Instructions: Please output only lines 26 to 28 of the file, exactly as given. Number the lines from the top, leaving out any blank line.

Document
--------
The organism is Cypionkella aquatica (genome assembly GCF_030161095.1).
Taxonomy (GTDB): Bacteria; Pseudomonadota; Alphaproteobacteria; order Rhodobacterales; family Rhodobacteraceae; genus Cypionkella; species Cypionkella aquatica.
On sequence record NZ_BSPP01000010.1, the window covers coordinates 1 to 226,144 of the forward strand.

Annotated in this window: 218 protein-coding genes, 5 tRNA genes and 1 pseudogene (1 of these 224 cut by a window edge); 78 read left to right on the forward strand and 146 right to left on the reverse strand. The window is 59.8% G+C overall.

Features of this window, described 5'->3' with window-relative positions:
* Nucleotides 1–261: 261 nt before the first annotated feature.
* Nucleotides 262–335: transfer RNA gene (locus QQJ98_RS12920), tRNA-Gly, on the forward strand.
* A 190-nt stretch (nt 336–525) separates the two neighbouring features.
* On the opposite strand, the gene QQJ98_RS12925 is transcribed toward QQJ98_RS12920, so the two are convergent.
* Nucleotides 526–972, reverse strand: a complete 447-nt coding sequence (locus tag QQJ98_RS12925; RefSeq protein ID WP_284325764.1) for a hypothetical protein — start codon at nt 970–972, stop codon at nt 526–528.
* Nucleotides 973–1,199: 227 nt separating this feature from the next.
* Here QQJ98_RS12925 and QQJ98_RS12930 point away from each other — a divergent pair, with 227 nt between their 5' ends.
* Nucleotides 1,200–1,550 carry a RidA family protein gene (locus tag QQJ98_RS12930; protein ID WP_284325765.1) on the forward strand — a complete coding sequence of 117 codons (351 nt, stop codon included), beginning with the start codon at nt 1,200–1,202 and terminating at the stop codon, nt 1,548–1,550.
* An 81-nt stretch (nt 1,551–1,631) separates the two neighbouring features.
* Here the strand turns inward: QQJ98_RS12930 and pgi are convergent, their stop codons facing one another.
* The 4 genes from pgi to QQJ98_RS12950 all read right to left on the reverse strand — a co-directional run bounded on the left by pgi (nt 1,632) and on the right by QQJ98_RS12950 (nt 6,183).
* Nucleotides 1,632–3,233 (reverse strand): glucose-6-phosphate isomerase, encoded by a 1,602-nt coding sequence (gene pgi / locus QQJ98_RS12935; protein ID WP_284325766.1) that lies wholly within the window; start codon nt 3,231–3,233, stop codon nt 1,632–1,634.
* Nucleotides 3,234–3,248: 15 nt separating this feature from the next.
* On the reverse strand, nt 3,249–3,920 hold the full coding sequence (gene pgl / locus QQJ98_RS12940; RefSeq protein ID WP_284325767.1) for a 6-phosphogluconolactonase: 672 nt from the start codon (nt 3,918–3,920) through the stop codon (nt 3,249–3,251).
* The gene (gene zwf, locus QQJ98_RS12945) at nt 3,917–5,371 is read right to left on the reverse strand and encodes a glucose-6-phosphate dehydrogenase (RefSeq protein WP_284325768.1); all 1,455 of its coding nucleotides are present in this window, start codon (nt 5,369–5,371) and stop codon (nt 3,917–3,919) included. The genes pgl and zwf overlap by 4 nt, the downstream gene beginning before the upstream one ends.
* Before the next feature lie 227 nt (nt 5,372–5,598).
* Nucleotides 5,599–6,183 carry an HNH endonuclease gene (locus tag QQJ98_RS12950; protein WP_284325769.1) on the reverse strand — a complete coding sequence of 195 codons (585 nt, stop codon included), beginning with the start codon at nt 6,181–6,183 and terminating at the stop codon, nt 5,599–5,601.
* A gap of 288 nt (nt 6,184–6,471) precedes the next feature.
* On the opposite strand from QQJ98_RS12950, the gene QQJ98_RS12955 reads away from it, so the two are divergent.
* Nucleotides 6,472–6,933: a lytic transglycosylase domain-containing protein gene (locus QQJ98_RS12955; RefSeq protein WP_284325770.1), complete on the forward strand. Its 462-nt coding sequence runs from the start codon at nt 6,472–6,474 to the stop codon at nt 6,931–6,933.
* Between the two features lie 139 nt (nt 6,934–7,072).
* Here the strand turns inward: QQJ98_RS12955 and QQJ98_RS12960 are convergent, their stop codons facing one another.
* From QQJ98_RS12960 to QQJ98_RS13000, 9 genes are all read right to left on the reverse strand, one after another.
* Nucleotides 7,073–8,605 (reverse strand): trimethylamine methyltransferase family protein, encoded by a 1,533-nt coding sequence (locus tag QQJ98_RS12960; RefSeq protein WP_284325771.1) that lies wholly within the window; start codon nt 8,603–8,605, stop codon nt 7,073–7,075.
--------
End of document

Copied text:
* Between the two features lie 139 nt (nt 6,934–7,072).
* Here the strand turns inward: QQJ98_RS12955 and QQJ98_RS12960 are convergent, their stop codons facing one another.
* From QQJ98_RS12960 to QQJ98_RS13000, 9 genes are all read right to left on the reverse strand, one after another.